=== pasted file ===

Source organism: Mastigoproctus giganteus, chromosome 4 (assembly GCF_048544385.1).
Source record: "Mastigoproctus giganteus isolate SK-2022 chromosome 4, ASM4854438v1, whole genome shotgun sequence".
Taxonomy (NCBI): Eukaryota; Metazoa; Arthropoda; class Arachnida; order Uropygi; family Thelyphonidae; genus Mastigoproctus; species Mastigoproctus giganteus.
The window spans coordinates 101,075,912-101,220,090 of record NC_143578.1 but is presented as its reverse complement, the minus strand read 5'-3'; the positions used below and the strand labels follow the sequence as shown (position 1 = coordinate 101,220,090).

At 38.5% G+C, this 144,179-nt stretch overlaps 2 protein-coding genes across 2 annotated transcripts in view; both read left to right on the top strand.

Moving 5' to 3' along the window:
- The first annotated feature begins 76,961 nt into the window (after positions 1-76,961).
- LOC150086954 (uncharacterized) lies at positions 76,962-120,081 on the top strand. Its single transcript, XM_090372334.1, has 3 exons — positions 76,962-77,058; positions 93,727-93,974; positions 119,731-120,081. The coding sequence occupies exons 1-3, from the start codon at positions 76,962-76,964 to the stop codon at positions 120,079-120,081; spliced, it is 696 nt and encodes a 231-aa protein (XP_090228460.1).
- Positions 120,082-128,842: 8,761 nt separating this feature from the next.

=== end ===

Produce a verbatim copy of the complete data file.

Source organism: Mastigoproctus giganteus, chromosome 4 (assembly GCF_048544385.1).
Source record: "Mastigoproctus giganteus isolate SK-2022 chromosome 4, ASM4854438v1, whole genome shotgun sequence".
Taxonomy (NCBI): Eukaryota; Metazoa; Arthropoda; class Arachnida; order Uropygi; family Thelyphonidae; genus Mastigoproctus; species Mastigoproctus giganteus.
The window spans coordinates 101,075,912-101,220,090 of record NC_143578.1 but is presented as its reverse complement, the minus strand read 5'-3'; the positions used below and the strand labels follow the sequence as shown (position 1 = coordinate 101,220,090).

At 38.5% G+C, this 144,179-nt stretch overlaps 2 protein-coding genes across 2 annotated transcripts in view; both read left to right on the top strand.

Moving 5' to 3' along the window:
- The first annotated feature begins 76,961 nt into the window (after positions 1-76,961).
- LOC150086954 (uncharacterized) lies at positions 76,962-120,081 on the top strand. Its single transcript, XM_090372334.1, has 3 exons — positions 76,962-77,058; positions 93,727-93,974; positions 119,731-120,081. The coding sequence occupies exons 1-3, from the start codon at positions 76,962-76,964 to the stop codon at positions 120,079-120,081; spliced, it is 696 nt and encodes a 231-aa protein (XP_090228460.1).
- Positions 120,082-128,842: 8,761 nt separating this feature from the next.